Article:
There are a further two outside targets in Kincardine & Angus East and Aberdeen South. Please check out page 11 of Edinburgh South page for my independence referendum and Holyrood election notionals for all of those constituencies.

    At a push there’s also Dundee East & Angus Glens, Perthshire and Moray & Nairn: which all voted 57% No back in 2014. I doubt that the Conservatives would be able to effectively challenge the SNP in these seats without the SNP falling back to 45% nationally.

    As for the Liberal Democrats the proposed Edinburgh West constituency is very good for the party: a vast improvement on the Edinburgh Western constituency in the Scottish Parliament and on the existing Westminster boundaries which would make them favourites there in my opinion (even in an election similar in style to 2015 with the SNP repeating their landslide result). North East Fife and Kirkintilloch & Bearsden South are both much worse for the party than their predecessor seats as North East Fife gains the working class towns of Buckhaven and Methil, which was the best Yes area in Fife back in 2014. East Dunbartonshire loses parts of the very affluent and unionist suburb of Bearsden, gaining some staunch SNP areas in northern and eastern Kirkintilloch.

    For Labour the primary targets would be Edinburgh South West & Central and East Lothian.

  27. An important reminder: the SNP are currently polling at around/in excess of the results of the 2016 Scottish Parliament election results: realistically I would expect their vote to be broadly similar to the results of the 2016 Holyrood election results across most of the country, increased around Greater Glasgow and Edinburgh – this makes many constituencies in the north-east of the country (places like Angus, North Perthshire and Moray) out of the question as potential gains for the Conservative party as the SNP vote was very strong in those areas back in 2016.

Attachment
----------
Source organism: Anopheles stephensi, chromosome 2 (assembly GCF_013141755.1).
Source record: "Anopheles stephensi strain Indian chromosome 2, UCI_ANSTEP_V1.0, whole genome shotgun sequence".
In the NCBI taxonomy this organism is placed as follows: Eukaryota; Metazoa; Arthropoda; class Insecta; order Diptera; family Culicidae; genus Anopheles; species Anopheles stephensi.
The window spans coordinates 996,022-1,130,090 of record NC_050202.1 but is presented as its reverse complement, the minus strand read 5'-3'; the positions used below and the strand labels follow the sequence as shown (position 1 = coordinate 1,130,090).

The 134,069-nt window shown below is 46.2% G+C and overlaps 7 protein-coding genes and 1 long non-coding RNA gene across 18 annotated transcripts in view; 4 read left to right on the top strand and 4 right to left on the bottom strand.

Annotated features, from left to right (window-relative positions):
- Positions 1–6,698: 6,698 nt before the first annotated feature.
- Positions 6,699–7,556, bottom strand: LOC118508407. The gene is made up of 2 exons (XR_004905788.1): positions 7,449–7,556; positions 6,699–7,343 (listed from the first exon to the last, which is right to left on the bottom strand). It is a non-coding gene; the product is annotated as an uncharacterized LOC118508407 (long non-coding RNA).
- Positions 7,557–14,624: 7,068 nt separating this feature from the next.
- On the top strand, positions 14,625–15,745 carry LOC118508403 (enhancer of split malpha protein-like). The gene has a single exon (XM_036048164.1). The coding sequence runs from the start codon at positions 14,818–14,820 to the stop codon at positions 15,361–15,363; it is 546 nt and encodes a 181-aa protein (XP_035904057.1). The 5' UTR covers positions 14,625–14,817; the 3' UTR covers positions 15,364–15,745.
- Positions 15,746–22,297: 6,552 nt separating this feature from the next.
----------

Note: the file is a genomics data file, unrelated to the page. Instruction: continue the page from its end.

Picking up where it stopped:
As I’ve mentioned there are nine realistic targets for the Conservatives based on the interim boundary proposals under these circumstances. On the latest polling figures of 47% SNP 27% Conservative the Conservatives would be looking to take their seven primary targets of:

    – Ayr and Carrick
    – Berwickshire, Roxburgh and Selkirk
    – Clydesdale and Eskdale
    – Dumfries and Galloway
    – Eastwood and Loudoun
    – Edinburgh South West and Central
    – Gordon and Deeside (covering a majority of Alex Salmond’s current constituency)

    If the Conservatives can build up their vote a bit more then they would also be competitive in Aberdeen South and Kincardine & Angus East.

    On the current boundaries I would suggest that they would win the following constituencies on the given polling figures:

    – Berwickshire, Roxburgh and Selkirk
    – Dumfriesshire, Clydesdale and Selkirk
    – Dumfries and Galloway
    – West Aberdeenshire and Kincardine